Lost in some of the chatter over the Target Plaza announcement was the (apparent) answer to some long-standing questions about the configuration of the entrance gates there.
From the revised site plan, this is the configuration of Gate 34 Puckett.
The model disagreed with the original site plan as well as the early renderings -- which is understandable. But the configuration is interesting because the team has made a big deal out of saying that this will in effect be the "front door" for the ballpark. Circulation issues have to be at the forefront of their considerations.
I'm not sure whether this design comes from Oslund (who did the plaza design) or HOK (who did the ballpark design) or somewhere else. But it's clear that some thought has gone into it.
As it appears in these renderings, there will be nine (can't be coincidence, right?) swinging gates, four of which, roughly in the center, are covered by a little roof.
The little roof is a surprise, given that nothing like it appears in earlier information. It appears to be mostly ornamental, though it does focus movement a bit. You can easily imagine, for an event which does not require all nine gates, that the covered gates would be favored.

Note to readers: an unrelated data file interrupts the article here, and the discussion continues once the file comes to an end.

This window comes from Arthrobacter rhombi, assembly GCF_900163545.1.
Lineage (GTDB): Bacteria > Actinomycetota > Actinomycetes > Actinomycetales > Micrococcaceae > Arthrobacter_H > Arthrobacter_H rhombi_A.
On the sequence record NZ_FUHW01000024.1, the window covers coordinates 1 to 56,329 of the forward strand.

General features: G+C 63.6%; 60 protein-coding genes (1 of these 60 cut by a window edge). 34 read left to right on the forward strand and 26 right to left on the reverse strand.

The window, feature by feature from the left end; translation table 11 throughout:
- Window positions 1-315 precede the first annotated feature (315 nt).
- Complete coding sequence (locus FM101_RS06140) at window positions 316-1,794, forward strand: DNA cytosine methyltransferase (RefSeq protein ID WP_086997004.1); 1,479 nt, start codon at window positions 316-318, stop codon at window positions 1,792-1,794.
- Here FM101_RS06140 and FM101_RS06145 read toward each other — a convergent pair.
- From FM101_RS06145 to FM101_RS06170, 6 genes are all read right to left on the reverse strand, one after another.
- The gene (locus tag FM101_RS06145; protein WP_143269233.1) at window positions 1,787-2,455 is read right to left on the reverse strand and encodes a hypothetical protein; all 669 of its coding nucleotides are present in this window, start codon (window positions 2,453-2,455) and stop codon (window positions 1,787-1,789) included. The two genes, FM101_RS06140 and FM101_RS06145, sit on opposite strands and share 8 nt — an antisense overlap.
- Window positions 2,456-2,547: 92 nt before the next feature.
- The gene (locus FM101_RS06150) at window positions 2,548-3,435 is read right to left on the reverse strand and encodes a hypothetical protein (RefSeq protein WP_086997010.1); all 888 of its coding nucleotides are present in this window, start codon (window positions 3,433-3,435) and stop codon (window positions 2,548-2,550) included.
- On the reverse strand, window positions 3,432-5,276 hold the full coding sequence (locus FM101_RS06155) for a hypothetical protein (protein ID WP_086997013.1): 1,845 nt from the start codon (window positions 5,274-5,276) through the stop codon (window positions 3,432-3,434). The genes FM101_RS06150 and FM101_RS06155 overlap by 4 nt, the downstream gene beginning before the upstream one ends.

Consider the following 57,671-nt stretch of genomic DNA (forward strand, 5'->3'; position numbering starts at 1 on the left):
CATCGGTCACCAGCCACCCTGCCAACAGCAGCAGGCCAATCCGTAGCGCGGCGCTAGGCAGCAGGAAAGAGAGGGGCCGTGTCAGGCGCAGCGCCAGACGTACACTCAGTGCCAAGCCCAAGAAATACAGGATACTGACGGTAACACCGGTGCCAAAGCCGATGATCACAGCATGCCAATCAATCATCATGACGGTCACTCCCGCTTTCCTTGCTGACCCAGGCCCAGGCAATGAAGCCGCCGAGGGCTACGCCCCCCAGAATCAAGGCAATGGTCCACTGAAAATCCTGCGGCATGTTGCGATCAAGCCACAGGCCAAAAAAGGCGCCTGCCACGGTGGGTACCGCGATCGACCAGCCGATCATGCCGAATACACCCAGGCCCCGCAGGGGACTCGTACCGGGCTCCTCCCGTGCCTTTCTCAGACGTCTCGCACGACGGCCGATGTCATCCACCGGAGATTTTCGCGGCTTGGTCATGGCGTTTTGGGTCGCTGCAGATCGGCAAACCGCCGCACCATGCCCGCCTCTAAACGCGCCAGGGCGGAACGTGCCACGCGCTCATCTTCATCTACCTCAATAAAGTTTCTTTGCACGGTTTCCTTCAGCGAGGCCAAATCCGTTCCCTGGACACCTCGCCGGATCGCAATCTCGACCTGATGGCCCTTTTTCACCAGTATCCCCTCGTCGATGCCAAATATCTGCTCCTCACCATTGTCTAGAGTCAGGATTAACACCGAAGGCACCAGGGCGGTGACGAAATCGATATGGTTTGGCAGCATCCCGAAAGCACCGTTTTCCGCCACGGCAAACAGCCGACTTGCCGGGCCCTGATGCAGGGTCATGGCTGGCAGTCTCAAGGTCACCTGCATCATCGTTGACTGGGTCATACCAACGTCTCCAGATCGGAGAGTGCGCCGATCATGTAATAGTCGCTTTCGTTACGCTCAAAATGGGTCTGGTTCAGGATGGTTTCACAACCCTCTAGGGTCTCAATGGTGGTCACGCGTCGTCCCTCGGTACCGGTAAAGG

One of the most appealing aspects to this gate has always been that it allows essentially unfettered visibility into the park for people approaching on the plaza.
Imagine taking that walk down from First Avenue, with the ballpark on display in front of you the whole way. The skyway between parking ramps provides its own sort of gateway, and as soon as you pass beneath it, the whole of the ballpark snaps into view. The worst thing to do at that point would be to somehow hinder it.
There may have been a temptation to do something more busy, like what I saw at Comerica. That would have been a mistake. And thought the roof hinders the simplicity a little bit, it's not so much as to take away from what is likely to be a breathtaking view.
The back gates at Comerica park, like everything else, a bit overwrought.
Also of interest is the little bend, and the fact that the orientation of these gates allows for more plaza space outside.
Having walked this plaza, it currently seems quite spacious. But in viewing the new plaza design, it's clear that some of this space will now be taken up by a host of other things.
The topiaries take up less room than the original design's grove of trees (the foundations for which have now been quietly filled in with cement, in case you hadn't noticed), but there's so much going on here that every square inch of extra space will be put to use by some fan.